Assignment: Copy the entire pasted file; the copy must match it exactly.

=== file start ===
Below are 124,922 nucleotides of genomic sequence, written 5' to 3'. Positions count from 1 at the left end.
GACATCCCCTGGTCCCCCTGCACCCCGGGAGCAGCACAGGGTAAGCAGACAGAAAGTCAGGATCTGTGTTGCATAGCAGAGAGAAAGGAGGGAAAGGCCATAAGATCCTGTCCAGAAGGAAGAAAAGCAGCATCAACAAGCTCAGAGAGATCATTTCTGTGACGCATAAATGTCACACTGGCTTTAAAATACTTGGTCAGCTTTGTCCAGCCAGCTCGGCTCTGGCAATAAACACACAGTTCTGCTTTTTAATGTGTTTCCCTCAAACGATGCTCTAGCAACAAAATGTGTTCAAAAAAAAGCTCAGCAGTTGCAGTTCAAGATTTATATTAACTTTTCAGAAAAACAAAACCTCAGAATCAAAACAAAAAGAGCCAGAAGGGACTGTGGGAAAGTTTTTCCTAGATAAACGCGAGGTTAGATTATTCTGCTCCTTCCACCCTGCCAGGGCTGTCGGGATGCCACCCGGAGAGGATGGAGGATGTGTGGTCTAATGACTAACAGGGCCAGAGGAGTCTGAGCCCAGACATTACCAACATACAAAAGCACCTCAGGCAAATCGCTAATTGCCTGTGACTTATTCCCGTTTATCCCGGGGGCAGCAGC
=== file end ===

Below are 124,922 nucleotides of genomic sequence, written 5' to 3'. Positions count from 1 at the left end.
GACATCCCCTGGTCCCCCTGCACCCCGGGAGCAGCACAGGGTAAGCAGACAGAAAGTCAGGATCTGTGTTGCATAGCAGAGAGAAAGGAGGGAAAGGCCATAAGATCCTGTCCAGAAGGAAGAAAAGCAGCATCAACAAGCTCAGAGAGATCATTTCTGTGACGCATAAATGTCACACTGGCTTTAAAATACTTGGTCAGCTTTGTCCAGCCAGCTCGGCTCTGGCAATAAACACACAGTTCTGCTTTTTAATGTGTTTCCCTCAAACGATGCTCTAGCAACAAAATGTGTTCAAAAAAAAGCTCAGCAGTTGCAGTTCAAGATTTATATTAACTTTTCAGAAAAACAAAACCTCAGAATCAAAACAAAAAGAGCCAGAAGGGACTGTGGGAAAGTTTTTCCTAGATAAACGCGAGGTTAGATTATTCTGCTCCTTCCACCCTGCCAGGGCTGTCGGGATGCCACCCGGAGAGGATGGAGGATGTGTGGTCTAATGACTAACAGGGCCAGAGGAGTCTGAGCCCAGACATTACCAACATACAAAAGCACCTCAGGCAAATCGCTAATTGCCTGTGACTTATTCCCGTTTATCCCGGGGGCAGCAGC